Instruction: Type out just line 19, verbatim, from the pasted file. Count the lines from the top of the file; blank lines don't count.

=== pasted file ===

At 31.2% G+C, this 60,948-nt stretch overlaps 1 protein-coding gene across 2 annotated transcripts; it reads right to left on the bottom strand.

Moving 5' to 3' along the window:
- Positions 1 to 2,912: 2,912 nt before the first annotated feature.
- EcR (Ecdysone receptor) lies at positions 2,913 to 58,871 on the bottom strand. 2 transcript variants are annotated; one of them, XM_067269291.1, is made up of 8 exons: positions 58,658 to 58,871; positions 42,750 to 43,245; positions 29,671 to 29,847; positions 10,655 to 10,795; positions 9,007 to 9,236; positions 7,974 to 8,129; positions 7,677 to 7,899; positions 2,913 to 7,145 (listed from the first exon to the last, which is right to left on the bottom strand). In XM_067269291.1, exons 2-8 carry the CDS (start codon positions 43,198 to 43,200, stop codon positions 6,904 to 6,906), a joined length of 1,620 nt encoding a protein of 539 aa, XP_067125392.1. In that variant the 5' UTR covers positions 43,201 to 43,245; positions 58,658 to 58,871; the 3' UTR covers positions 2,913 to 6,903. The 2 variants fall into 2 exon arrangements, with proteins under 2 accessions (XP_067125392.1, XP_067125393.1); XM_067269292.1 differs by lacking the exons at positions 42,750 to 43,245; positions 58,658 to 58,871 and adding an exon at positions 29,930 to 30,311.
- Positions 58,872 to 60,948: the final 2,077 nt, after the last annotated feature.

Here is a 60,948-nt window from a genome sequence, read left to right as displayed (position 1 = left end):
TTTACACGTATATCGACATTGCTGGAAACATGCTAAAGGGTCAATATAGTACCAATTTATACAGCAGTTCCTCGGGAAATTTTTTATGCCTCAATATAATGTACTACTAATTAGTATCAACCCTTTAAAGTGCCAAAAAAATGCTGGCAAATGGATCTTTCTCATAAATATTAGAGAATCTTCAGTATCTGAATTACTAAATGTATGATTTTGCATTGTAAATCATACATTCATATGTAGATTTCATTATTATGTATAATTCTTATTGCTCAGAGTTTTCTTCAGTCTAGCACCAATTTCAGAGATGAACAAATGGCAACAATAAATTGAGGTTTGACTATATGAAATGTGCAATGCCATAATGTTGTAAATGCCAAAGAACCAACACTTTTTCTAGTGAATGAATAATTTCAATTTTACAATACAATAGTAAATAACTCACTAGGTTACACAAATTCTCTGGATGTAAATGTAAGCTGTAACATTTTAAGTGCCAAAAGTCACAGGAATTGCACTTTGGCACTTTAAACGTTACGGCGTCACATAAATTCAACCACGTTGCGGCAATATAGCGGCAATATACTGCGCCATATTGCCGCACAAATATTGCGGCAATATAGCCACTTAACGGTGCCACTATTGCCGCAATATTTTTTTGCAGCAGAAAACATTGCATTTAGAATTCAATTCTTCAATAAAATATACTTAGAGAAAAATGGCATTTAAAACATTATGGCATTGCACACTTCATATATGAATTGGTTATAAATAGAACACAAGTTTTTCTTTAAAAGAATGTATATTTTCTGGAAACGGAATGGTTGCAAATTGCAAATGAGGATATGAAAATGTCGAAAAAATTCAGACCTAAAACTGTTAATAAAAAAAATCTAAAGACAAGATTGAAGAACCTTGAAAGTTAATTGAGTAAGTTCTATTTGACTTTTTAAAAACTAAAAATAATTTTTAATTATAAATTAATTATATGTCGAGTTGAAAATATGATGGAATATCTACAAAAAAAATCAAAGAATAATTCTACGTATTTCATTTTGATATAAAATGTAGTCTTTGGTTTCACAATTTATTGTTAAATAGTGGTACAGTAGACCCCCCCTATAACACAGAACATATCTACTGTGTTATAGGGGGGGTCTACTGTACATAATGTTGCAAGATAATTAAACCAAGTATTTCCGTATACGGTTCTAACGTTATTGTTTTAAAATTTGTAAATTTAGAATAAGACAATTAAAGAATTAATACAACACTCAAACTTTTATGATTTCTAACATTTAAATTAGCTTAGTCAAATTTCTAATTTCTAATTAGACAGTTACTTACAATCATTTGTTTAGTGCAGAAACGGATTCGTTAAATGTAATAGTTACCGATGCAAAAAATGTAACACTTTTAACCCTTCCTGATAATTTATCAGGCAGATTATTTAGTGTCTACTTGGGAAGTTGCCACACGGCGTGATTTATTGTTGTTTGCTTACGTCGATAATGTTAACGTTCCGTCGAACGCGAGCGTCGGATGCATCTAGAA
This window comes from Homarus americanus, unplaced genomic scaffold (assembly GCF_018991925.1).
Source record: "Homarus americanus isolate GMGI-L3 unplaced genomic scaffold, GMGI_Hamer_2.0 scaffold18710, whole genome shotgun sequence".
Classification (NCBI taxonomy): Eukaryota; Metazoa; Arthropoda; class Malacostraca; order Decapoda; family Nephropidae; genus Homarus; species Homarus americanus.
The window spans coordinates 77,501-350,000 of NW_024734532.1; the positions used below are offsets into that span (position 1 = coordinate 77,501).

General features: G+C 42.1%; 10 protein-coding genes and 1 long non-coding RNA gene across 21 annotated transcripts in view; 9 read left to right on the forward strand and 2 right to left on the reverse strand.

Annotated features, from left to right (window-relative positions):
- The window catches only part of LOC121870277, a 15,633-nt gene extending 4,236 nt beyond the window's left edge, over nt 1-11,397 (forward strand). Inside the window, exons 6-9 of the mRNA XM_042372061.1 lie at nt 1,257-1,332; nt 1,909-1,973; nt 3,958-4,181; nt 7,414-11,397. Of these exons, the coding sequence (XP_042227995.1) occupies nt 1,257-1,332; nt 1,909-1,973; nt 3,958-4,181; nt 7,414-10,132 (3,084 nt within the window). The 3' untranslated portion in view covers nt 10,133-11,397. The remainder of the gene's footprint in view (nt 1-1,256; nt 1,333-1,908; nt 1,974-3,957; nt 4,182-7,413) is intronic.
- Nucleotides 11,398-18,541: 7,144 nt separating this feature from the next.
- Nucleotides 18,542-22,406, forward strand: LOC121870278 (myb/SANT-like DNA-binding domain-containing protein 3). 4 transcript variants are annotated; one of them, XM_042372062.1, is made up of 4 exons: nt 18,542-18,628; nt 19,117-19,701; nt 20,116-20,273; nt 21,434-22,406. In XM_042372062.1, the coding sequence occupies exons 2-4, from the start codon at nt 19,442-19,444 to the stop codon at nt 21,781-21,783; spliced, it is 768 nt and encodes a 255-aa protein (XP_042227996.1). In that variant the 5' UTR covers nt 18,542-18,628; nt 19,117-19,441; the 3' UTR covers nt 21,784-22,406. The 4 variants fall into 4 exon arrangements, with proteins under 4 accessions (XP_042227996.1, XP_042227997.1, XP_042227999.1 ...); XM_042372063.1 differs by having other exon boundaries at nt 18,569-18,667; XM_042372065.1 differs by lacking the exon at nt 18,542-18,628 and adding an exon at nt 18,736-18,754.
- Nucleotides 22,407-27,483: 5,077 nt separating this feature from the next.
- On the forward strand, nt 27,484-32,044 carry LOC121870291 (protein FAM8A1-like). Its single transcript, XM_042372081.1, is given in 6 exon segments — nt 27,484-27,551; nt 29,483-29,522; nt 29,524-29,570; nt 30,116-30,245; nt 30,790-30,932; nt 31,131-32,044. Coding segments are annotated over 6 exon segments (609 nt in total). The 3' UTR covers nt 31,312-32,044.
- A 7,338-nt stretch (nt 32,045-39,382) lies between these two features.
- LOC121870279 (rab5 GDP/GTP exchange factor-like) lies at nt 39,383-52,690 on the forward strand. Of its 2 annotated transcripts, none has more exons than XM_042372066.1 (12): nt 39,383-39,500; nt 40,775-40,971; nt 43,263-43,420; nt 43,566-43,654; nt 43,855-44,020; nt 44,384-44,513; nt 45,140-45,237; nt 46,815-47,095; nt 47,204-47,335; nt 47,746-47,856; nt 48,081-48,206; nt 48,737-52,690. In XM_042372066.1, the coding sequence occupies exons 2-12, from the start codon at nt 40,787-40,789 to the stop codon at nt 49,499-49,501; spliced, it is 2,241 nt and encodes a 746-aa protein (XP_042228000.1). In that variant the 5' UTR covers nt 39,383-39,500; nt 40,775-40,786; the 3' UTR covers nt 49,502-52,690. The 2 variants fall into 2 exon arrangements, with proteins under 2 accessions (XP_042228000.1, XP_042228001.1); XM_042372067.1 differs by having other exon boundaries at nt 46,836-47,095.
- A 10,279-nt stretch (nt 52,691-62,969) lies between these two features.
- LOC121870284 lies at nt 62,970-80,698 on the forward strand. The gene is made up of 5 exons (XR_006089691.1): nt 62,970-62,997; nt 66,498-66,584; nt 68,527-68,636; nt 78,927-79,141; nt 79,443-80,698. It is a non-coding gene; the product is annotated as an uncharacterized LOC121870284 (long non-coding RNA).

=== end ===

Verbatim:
- A 7,338-nt stretch (nt 32,045-39,382) lies between these two features.